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I am in the process of creating a physics platformer. However, I want the player movement to feel very old-school(as in: non-physics like), which means that the character:

  • Should always move equally fast horizontally, even on slopes.

  • Has a reasonably fast jumping movement. The 'normal'(earthlike) gravity that is the default of Box2d tends to feel floaty.

Now, I have been trying lots of things to create a Box2d player that works this way. Multiple questions over the past few weeks are related to problems I've encountered with that:

  • I increased the gravity and the density of the player to ensure they would jump/fall faster. (see this question)

  • I worked with the 'unicycle' model(a square connected to a circle) to prevent getting stuck behind small corners. The bad part was that the player was now unable to stay on any slope, because they kept sliding down.

  • To prevent that, I learned that I had to keep the density of both objects low.(see this question) This again created the gravity problem. Also, while the player now was able to keep standing on slopes, moving up on them was still extremely slow (and moving down incredibly fast).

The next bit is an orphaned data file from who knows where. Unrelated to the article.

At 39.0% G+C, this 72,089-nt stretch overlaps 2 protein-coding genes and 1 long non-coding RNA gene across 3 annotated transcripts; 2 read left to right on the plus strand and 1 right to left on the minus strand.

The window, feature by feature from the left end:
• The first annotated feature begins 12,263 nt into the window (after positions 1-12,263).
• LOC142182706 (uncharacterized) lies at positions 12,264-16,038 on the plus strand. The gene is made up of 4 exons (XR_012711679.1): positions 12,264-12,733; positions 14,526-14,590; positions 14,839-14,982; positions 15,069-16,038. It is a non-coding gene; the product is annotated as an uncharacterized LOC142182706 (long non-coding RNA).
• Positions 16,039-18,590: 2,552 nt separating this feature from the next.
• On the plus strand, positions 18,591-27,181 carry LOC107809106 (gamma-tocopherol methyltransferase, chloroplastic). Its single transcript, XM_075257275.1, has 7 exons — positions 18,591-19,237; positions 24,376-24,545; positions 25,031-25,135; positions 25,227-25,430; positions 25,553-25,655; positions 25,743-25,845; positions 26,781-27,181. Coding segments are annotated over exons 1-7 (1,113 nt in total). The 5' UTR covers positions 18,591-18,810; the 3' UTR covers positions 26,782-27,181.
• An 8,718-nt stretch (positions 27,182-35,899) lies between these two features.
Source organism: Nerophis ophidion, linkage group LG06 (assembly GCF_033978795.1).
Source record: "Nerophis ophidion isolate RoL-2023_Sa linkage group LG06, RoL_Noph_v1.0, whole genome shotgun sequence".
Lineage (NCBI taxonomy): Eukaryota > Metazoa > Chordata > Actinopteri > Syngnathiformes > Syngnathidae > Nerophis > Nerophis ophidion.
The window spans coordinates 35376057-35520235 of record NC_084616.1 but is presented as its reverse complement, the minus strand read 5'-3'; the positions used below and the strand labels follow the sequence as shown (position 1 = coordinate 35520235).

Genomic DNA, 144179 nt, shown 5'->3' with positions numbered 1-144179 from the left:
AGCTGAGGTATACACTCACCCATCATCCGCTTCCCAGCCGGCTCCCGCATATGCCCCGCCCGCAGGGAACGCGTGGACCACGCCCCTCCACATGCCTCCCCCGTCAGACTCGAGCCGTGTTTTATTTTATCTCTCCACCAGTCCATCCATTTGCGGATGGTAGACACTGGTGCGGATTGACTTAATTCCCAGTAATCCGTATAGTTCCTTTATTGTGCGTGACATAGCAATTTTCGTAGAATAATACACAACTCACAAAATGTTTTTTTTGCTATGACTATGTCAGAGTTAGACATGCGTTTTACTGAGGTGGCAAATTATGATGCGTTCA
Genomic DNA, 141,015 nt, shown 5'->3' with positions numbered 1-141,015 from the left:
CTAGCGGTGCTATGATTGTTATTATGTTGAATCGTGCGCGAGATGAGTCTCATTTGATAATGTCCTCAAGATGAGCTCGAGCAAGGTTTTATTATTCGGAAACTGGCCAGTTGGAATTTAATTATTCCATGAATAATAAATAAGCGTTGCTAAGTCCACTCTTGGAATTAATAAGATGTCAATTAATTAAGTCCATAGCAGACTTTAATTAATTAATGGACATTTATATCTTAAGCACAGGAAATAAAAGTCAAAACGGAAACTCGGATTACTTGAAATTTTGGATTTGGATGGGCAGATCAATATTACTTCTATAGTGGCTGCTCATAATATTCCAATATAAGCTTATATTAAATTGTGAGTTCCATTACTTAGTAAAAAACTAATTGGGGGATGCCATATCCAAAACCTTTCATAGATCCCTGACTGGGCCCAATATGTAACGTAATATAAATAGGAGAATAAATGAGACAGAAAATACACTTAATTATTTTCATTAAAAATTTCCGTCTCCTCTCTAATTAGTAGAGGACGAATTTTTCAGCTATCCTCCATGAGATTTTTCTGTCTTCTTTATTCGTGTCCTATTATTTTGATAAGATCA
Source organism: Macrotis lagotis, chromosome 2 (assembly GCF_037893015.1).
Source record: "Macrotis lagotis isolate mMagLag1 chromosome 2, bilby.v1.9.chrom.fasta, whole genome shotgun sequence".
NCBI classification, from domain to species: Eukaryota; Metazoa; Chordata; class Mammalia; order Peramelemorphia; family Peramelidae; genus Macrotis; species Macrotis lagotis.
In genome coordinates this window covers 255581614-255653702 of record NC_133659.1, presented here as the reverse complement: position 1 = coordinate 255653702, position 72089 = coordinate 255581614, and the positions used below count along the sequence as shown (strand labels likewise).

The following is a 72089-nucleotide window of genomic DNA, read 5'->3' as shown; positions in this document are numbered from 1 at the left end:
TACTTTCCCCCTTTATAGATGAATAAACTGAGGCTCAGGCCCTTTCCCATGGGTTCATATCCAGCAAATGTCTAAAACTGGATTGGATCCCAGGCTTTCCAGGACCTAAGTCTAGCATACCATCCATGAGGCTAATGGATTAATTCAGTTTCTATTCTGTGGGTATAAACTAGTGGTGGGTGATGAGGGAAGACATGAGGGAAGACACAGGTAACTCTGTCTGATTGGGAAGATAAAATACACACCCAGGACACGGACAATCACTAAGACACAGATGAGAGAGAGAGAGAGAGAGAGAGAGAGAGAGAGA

I am getting a bit frustrated now over all this crazy behaviour that doesn't work the way I want it to. Now I am wondering:

Is there something wrong with the approach to handle the player's movement outside of Box2d, and after that let Box2d resolve the new collisions with ground and objects?

Or is this going to be extremely unstable and glitchy because I would 'teleport' the player instead of moving them with forces and is there still another, better way to get the movement I'd like?

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up vote 1 down vote accepted

To make player move equally fast horizontally, even on slopes you can use technique of iforce2d. He changes tangent speed of contact in contact listener. Detailed description you can find there.

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If you want specific and constrained behaviour, sometimes its easier to set the player as a kinematic body, meaning that it will act over other objects, but not the other way around.

Then you would program the player movement and behaviour yourself, and so it will always be what you expect, avoiding weird physical engines glitches.

You can for example switch to a normal body when the player dies, to get a cool ragdol effect :D

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